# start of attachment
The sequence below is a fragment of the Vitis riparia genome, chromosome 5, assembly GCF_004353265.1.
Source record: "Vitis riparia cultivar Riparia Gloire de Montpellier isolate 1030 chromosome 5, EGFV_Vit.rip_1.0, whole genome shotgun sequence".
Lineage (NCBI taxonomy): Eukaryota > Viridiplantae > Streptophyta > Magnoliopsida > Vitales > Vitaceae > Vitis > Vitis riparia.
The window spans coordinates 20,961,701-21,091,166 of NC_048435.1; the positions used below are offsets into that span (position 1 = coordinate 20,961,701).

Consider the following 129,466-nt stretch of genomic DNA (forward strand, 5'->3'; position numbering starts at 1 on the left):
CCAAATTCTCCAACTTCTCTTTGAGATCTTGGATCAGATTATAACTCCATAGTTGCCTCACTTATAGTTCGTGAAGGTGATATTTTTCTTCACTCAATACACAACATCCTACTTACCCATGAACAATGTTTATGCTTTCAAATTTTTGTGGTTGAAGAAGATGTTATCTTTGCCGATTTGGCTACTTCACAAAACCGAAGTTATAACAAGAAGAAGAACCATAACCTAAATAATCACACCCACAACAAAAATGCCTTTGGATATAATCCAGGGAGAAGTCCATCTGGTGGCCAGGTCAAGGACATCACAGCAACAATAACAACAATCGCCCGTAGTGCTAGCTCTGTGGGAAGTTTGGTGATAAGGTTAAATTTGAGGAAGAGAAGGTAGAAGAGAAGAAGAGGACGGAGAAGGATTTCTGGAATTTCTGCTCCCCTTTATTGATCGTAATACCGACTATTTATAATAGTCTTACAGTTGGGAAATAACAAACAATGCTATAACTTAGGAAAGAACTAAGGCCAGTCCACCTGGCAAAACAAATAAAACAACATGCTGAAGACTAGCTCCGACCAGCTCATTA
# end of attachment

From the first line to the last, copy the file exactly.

The sequence below is a fragment of the Vitis riparia genome, chromosome 5, assembly GCF_004353265.1.
Source record: "Vitis riparia cultivar Riparia Gloire de Montpellier isolate 1030 chromosome 5, EGFV_Vit.rip_1.0, whole genome shotgun sequence".
Lineage (NCBI taxonomy): Eukaryota > Viridiplantae > Streptophyta > Magnoliopsida > Vitales > Vitaceae > Vitis > Vitis riparia.
The window spans coordinates 20,961,701-21,091,166 of NC_048435.1; the positions used below are offsets into that span (position 1 = coordinate 20,961,701).

Consider the following 129,466-nt stretch of genomic DNA (forward strand, 5'->3'; position numbering starts at 1 on the left):
CCAAATTCTCCAACTTCTCTTTGAGATCTTGGATCAGATTATAACTCCATAGTTGCCTCACTTATAGTTCGTGAAGGTGATATTTTTCTTCACTCAATACACAACATCCTACTTACCCATGAACAATGTTTATGCTTTCAAATTTTTGTGGTTGAAGAAGATGTTATCTTTGCCGATTTGGCTACTTCACAAAACCGAAGTTATAACAAGAAGAAGAACCATAACCTAAATAATCACACCCACAACAAAAATGCCTTTGGATATAATCCAGGGAGAAGTCCATCTGGTGGCCAGGTCAAGGACATCACAGCAACAATAACAACAATCGCCCGTAGTGCTAGCTCTGTGGGAAGTTTGGTGATAAGGTTAAATTTGAGGAAGAGAAGGTAGAAGAGAAGAAGAGGACGGAGAAGGATTTCTGGAATTTCTGCTCCCCTTTATTGATCGTAATACCGACTATTTATAATAGTCTTACAGTTGGGAAATAACAAACAATGCTATAACTTAGGAAAGAACTAAGGCCAGTCCACCTGGCAAAACAAATAAAACAACATGCTGAAGACTAGCTCCGACCAGCTCATTA